Reality in Flames: modern Australian art and the Second World War

Greater academic rigour is needed if the War Memorial is to be taken seriously as an art institution.
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Roger Kemp, War Conception (1941-42).

Our collective memory of war is almost invariably informed by documentary photography rather than objects of fine art. The most iconic images of World War II are all photographs: Churchill’s victory salute, complete with cigar; the emaciated internees of Auschwitz and Changi; and of course, St Paul’s Cathedral enveloped in smoke during the Blitz, a bastion of civilisation against Fascist brutality. Considering the portability, immediacy and perceived accuracy of the camera in the context of war, why bother with brushes and paints? What can painting and sculpture bring to the representation of conflict that photography cannot?             

Reality in Flames: modern Australian art and the Second World War neglects to answer these questions, and I suspect that an exhibition of war photography would have been better received.  The show is wholly comprised of objects from the Australian War Memorial collection, and contains works by some of Australia’s premier modernists: Russell Drysdale, Sidney Nolan, Albert Tucker, Nora Heysen, Donald Friend, Dorrit Black. Having been shown at Sydney’s SH Ervin Gallery for much of April, the exhibition will shortly open at the New England Regional Art Museum in Armidale.  Coinciding with the centenary of the ANZAC, Reality in Flames is most likely intended to elevate the Memorial’s profile beyond Canberra and encourage a more pluralistic approach to the commemoration of war. 

There is a great diversity of artistic expression displayed here, and this is the exhibition’s major strength. One of the show’s more intriguing works is Frank Hinder’s Bomber Crash (1949), the artist having served in the Australian Infantry Forces. Upon witnessing the accident that informed this work, Hinder noted in his diary, ‘Before [the] door opened [I] wondered what it would be like to be incinerated.’ But there is nothing so chaotic or visceral in the finished work: Cubo-futurism provides a means of coping with this horrific notion. Hinder has contained the plane’s explosion within an intricate arrangement of curvilinear forms. The composition is devoid of an obvious human presence and the plume of dark smoke that dominates the picture plane is confined to a definite outline.          

Eric Thake imbues Cubist-inspired geometric forms with a spooky surrealism in Airstrip at night (1945). The two human subjects of the drawing are represented only by their elongated shadows, which intersect with broad patches of light from an Alice Springs airfield. Thake has raised the horizon to such an extent that the foreground appears flattened and tilted towards the disconcerted viewer. 

Roger Kemp’s War Conception (1941-42) appears at first as a brightly coloured exemplar of early Abstract Expressionism; a vibrant patchwork of smudges and smears. Upon closer and prolonged inspection, however, one realises that the work is in fact representational – out of the seemingly innocuous painterly surface, a violent dystopia emerges. Once this scene becomes apparent, the viewer cannot un-see it (would it be vulgar to compare this to the phalluses hidden in Arthur McIntyre’s collages? ) It is a mark of Kemp’s ingenuity as a painter that he is able to render such poignant imagery with remarkable subtlety.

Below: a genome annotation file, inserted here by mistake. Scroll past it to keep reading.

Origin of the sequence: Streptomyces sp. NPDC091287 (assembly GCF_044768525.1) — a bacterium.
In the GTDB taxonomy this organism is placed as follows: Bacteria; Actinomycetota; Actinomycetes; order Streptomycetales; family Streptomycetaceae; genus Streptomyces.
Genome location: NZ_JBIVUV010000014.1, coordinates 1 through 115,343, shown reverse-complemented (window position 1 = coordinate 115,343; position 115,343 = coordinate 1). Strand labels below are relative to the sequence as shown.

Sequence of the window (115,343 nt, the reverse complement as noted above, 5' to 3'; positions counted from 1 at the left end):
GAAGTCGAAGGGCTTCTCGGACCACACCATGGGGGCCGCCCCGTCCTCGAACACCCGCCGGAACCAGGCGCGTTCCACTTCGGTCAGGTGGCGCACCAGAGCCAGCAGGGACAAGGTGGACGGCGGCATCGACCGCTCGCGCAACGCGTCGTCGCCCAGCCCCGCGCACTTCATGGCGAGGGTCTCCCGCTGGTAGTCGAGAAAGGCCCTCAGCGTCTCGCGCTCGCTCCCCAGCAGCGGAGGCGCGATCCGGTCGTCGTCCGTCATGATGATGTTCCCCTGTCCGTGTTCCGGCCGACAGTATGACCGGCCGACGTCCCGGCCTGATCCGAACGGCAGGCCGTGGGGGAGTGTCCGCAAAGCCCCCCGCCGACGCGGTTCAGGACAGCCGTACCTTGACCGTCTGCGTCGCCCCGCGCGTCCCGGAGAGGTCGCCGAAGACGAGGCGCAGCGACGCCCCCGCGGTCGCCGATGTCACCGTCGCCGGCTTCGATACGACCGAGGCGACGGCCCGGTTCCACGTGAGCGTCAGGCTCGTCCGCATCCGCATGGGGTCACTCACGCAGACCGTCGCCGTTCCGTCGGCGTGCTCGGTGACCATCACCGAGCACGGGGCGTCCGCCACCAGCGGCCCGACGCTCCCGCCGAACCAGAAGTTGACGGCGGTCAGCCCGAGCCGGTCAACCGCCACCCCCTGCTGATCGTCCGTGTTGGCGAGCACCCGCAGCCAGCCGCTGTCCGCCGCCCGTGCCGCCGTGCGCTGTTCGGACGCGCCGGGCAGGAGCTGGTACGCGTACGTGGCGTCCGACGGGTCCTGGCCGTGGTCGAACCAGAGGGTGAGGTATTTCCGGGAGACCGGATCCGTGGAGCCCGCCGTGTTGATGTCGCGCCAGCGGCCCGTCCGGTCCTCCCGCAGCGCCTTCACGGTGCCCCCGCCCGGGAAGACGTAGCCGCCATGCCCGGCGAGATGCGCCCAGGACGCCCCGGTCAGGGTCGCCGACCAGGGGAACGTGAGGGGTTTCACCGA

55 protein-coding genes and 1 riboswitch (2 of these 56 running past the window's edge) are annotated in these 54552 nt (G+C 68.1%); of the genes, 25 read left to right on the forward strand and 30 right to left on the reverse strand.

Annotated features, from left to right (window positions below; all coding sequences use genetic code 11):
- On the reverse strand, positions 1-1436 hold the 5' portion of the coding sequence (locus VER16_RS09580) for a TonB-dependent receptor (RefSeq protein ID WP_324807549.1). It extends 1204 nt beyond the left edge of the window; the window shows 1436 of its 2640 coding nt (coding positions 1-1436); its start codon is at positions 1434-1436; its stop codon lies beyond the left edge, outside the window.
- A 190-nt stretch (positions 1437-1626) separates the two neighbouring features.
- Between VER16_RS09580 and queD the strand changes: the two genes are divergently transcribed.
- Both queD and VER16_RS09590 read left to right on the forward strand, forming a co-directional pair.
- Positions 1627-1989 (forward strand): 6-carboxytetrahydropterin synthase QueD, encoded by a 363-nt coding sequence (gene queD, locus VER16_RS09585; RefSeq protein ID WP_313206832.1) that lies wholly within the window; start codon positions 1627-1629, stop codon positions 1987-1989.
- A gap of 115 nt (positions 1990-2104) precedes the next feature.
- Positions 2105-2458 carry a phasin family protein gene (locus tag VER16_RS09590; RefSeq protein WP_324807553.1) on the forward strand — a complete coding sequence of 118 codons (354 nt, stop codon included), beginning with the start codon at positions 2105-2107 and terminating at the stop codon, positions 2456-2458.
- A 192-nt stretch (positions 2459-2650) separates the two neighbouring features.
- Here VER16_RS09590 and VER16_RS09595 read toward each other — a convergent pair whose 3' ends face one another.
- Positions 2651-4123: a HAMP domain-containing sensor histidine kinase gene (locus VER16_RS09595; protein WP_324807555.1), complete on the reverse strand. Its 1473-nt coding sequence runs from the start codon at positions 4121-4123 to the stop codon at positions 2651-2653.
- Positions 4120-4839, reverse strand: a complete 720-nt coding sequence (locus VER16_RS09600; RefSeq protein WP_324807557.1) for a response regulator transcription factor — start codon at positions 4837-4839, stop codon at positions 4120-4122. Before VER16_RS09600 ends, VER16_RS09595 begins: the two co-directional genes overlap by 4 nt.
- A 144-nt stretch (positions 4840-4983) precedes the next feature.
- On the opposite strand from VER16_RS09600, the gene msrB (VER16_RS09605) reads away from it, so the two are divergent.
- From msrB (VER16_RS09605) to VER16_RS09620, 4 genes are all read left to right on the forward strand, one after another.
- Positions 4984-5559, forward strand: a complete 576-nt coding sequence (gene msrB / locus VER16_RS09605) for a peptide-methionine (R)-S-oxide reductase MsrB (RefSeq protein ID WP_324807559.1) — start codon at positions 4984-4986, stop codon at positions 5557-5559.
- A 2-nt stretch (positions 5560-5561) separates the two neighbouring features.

Perplexingly enough, Kemp’s work is referred to as ‘Surrealism’ by the curators (he is broadly considered by art historians to be a ‘transcendental abstractionist’), this revealing the difficulties of attempting to be a catch-all institution as the War Memorial is here. Greater academic rigour is needed if the Memorial is to be taken seriously as an art institution, and it is not enough to group works thematically without much thought as to the aesthetics of it all. One major blunder in this regard is the hanging of a Harold Abbott portrait next to several Tucker works, simply because they depict soldiers bearing physical deformities sustained in conflict. The effect is aesthetically jarring, to say the least.         

The pictorial language of war need not be confined to photography. Painting is an imperfect and more human art.  As such it is well suited to the remembrance of war. The human mind is not a camera, capturing and reproducing all that is observed. It is fractured and fallible. We wouldn’t wish it otherwise. 

Rating: 3 out of 5 stars

Reality in Flames: modern Australian art and the Second World War
An Australian War Memorial travelling exhibition

SH Ervin Gallery, Watson Rd, The Rocks
7 March – 13 April
New England Regional Art Museum, Armidale
24 April – 13 July
Gosford Regional Gallery, Gosford
19 July – 7 September
Rockhampton Regional Art Gallery, Rockhampton
10 October – 30 November
Glasshouse Art, Conference and Exhibition Centre, Port Macquarie
6 February 2015 – 22 March 2015
Perc Tucker Regional Gallery, Townsville
3 April – 24 May 2015
Australian War Memorial
18 June  – 18 November 2015

Catherine Baxendale
About the Author
Catherine Baxendale is a freelance writer based in Canberra.